Vlemmings says he was inspired by Forest Green Rovers, a modest English club that, after its takeover by Dale Vince, a pioneer in green energy, was transformed into the ‘most ecological football club in the world,’ with vegan-only meals, an electric player bus and the end goal of becoming the world's first zero-emission club. These policies have provided Forest Green Rovers with both commercial and sporting success. The same applies to the German SC Freiburg, which aims to be climate neutral throughout its operations. ‘If people find what you do interesting, they will follow you, and you almost automatically make an impact. But that means a club has to work on something that many people, not just the fans who already come to the stadium, find valuable. But in the long run, the club builds its fan base while it strives towards a better society,’ says Vlemmings.
My team, my home
That good examples are contagious is also apparent from the creation of the Belgian group Younited. In 2009, some clubs were inspired by a TV program about the Homeless World Cup, a tournament organised for teams of homeless people. The similarly named Belgian Homeless Cup grew out of this and has since evolved into Younited.
Bert Ballegeer (Younited): 'With us, you are away from the context of client and care provider for a while. Participants are players, and they have a coach. That way, we create a different kind of bond, and that's how we work on social relationships’ © Younited
‘We opted for a new name a few years ago, because our target group is, in fact, broader than just the homeless. We focus on the experts in daily survival, a community that is larger than just people who live on the street,’ says coordinator Bert Ballegeer. The slogan My Team, My Home completely sums it up for Ballegeer. Younited offers people a home through their football club and in this way tries to involve them (once again) in society. ‘We are an instrument for aid workers. If you want to integrate people into society, you will first have to involve them in a small group. We provide that opportunity. The methodology is the same, but it is away from the context of the client and care provider for a while. With us, participants are players, and they have a coach. That way, we create a different kind of bond, and that's how we work on social relationships,’ says an enthusiastic Ballegeer.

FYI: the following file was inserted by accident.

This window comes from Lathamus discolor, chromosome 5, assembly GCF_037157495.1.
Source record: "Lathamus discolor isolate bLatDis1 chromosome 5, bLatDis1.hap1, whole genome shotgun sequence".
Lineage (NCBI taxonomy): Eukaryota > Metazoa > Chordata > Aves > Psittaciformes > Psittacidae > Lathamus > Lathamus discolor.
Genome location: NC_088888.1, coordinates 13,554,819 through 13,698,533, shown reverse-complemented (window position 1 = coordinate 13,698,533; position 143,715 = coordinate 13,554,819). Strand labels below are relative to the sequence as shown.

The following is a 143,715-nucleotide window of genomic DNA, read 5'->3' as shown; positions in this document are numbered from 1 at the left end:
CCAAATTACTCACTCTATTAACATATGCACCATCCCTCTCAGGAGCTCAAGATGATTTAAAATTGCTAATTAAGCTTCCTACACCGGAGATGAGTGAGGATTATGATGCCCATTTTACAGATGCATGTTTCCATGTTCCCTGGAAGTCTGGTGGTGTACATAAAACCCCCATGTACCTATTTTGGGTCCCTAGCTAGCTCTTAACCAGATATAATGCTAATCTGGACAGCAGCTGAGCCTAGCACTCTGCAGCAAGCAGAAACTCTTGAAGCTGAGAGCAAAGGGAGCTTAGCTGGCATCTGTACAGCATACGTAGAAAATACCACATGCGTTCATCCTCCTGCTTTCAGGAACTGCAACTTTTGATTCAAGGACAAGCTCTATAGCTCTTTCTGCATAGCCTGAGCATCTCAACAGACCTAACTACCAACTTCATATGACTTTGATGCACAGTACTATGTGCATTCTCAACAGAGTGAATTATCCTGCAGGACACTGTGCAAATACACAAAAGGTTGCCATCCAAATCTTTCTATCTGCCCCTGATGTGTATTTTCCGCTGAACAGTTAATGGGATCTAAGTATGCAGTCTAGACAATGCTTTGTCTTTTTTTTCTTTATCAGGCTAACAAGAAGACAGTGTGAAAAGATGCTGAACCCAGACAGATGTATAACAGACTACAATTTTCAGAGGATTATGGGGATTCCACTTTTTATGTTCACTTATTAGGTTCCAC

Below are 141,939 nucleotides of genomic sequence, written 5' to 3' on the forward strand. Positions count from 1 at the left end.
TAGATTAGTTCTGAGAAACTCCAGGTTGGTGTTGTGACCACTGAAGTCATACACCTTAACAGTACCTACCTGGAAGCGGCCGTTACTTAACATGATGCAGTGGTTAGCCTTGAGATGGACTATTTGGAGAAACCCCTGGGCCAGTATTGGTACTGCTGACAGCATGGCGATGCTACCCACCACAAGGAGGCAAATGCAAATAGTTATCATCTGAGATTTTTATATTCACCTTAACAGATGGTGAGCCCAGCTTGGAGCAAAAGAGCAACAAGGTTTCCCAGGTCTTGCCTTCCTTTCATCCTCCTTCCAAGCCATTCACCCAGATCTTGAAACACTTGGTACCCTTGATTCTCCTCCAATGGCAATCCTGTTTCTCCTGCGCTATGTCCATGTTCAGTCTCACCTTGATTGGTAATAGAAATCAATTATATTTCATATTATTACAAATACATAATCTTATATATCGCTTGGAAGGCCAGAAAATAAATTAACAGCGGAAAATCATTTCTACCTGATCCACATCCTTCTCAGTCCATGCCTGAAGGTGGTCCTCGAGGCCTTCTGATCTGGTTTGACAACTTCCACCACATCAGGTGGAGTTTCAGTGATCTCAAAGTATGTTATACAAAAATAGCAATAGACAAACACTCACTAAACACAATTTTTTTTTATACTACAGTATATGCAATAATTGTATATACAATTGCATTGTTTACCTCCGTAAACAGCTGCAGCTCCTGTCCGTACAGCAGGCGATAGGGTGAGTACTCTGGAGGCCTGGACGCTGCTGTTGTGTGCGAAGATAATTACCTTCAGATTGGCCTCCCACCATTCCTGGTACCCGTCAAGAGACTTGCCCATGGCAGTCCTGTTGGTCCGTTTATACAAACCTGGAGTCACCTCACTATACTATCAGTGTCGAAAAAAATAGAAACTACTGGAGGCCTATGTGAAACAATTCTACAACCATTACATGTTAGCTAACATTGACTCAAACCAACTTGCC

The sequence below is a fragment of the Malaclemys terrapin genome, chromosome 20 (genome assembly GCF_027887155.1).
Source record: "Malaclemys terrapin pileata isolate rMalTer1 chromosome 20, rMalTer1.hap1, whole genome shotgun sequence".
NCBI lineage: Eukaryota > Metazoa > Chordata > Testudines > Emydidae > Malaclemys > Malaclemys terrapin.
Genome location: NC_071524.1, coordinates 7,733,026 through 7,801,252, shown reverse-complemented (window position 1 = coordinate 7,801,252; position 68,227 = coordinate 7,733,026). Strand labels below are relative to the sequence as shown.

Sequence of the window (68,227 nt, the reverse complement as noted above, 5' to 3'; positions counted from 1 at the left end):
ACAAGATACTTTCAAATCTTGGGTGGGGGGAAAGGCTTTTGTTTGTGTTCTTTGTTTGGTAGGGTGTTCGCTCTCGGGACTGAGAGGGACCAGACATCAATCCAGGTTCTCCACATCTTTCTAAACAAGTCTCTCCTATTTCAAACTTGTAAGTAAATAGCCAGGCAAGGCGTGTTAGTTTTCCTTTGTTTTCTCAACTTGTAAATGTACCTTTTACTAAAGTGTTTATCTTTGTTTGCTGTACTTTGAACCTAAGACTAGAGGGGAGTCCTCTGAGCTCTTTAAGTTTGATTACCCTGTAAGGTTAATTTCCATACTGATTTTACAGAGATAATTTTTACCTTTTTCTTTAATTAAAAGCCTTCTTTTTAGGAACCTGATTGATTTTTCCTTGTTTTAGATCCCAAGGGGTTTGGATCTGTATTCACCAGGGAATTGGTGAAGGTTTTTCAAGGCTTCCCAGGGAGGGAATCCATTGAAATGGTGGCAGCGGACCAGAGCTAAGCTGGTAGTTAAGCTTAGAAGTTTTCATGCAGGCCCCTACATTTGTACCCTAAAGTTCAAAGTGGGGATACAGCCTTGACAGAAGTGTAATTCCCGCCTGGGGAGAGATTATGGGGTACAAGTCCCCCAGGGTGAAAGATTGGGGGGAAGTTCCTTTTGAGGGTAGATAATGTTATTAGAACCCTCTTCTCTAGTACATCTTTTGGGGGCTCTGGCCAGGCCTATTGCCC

Bert Ballegeer (Younited): 'If you want to integrate people into society, you will first have to involve them in a small group'
Since its inception in 2009, the number of clubs has grown to thirty. It is always a football club that works together with local social partners such as the Public Centres for Social Welfare (PCSW) or the Centres for General Welfare work, but the projects also include shelters for the homeless or drug addicts. Younited is co-financed by the Pro League and the various governments in Belgium, each of which provides approximately 45 percent of the annual budget of 150,000 euros.
Until now, Younited has mainly focused on professional clubs and the larger cities but is increasingly looking at smaller cities and municipalities. Recently, two Younited cycling teams have also been founded, using the same methodology. All the teams together reach about five hundred people every week and organise about one thousand training sessions every year.
A golden triangle
‘Younited is a textbook example of what community building can do, thanks to sports and football,’ says Jeroen Scheerder. ‘Because of this operation, former prisoners have been given new opportunities and have been able to integrate into society. You cannot refer to such projects as window dressing; in fact, they are very valuable initiatives under the umbrella of the professional clubs that have made a difference for many participants.’
Of course, football will not save the world. ‘Nobody can. But we can do our bit because this is pure social gain. If these social programmes are linked to education and local government, then there is a golden triangle that can make a difference,’ Scheerder concludes.